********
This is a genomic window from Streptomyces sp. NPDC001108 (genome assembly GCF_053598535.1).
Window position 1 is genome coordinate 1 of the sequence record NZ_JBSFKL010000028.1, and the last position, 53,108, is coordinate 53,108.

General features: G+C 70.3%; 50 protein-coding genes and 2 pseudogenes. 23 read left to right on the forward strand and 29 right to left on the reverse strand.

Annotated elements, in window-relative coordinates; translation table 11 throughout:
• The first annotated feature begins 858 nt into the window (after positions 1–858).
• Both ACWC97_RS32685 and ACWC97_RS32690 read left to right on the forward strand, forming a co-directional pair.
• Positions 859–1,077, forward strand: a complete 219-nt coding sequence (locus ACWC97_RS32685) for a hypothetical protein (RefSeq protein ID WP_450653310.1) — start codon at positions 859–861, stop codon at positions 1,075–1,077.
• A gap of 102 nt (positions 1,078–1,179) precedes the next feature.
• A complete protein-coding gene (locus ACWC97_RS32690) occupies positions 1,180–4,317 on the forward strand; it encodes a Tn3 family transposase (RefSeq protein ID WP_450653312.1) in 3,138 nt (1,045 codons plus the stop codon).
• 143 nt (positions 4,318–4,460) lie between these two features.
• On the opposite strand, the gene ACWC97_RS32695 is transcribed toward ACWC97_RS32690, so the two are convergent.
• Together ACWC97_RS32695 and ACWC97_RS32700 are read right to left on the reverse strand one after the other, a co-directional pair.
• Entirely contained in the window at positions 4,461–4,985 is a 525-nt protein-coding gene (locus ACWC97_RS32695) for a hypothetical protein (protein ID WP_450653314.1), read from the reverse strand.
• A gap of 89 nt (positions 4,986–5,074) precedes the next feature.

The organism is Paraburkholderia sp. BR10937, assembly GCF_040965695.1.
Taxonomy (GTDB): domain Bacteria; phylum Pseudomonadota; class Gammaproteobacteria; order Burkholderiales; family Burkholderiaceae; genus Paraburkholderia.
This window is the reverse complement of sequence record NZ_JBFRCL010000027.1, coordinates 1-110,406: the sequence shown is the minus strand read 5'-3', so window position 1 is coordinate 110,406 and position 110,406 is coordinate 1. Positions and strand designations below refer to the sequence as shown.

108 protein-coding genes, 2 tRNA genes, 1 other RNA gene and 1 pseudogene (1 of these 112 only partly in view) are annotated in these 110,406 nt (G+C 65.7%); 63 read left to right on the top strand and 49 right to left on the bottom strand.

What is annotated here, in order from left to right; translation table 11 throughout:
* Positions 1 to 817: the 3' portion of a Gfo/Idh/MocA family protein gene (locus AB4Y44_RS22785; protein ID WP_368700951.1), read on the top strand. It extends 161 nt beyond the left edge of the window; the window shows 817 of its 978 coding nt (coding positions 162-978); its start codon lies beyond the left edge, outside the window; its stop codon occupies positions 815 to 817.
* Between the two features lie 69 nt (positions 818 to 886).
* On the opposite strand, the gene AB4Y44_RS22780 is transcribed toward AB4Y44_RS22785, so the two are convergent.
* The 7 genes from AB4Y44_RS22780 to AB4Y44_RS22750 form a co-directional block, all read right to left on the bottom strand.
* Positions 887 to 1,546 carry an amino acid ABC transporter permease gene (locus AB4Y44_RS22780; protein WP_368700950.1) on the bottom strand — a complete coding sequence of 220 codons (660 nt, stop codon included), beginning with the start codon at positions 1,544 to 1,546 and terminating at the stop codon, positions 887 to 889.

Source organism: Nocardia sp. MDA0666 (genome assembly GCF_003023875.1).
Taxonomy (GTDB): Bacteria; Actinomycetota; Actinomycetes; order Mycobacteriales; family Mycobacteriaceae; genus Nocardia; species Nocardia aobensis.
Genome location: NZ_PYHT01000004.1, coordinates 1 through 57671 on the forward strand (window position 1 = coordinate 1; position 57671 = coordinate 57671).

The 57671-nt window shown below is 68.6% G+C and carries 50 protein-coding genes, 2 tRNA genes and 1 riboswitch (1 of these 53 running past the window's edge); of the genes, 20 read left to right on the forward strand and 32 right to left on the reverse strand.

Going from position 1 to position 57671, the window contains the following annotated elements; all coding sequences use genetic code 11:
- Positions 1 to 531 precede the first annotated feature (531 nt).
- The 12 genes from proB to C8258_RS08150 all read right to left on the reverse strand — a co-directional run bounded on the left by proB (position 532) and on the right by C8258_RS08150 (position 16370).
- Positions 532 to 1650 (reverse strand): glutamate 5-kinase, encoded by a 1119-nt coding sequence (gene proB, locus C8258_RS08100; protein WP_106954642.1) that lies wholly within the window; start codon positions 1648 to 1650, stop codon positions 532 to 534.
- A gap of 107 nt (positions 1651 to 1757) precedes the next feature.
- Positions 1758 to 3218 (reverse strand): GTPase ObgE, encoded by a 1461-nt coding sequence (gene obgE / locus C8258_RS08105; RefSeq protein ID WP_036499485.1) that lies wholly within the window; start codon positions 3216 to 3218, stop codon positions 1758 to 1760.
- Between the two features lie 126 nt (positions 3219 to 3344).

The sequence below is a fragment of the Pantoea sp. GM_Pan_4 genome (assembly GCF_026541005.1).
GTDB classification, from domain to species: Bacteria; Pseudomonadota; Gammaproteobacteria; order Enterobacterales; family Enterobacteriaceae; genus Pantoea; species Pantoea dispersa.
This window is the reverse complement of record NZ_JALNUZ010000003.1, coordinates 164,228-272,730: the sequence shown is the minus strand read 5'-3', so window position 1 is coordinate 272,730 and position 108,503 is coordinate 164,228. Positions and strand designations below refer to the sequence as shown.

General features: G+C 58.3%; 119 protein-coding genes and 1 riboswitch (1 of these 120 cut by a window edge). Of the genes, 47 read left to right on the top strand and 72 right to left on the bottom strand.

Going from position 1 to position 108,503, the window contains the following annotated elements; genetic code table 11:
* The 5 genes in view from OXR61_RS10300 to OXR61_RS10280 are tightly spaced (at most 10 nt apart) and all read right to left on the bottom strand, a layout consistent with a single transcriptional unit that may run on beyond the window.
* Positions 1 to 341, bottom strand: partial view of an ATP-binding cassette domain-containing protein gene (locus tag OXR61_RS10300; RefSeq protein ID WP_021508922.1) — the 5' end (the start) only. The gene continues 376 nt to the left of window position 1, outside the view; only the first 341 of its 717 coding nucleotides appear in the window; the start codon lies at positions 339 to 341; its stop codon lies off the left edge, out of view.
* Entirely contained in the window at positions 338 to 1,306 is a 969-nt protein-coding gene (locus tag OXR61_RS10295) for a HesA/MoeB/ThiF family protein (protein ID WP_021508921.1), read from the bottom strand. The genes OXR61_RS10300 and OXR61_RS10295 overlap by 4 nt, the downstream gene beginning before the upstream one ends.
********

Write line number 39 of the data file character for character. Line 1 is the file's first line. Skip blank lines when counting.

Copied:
General features: G+C 58.3%; 119 protein-coding genes and 1 riboswitch (1 of these 120 cut by a window edge). Of the genes, 47 read left to right on the top strand and 72 right to left on the bottom strand.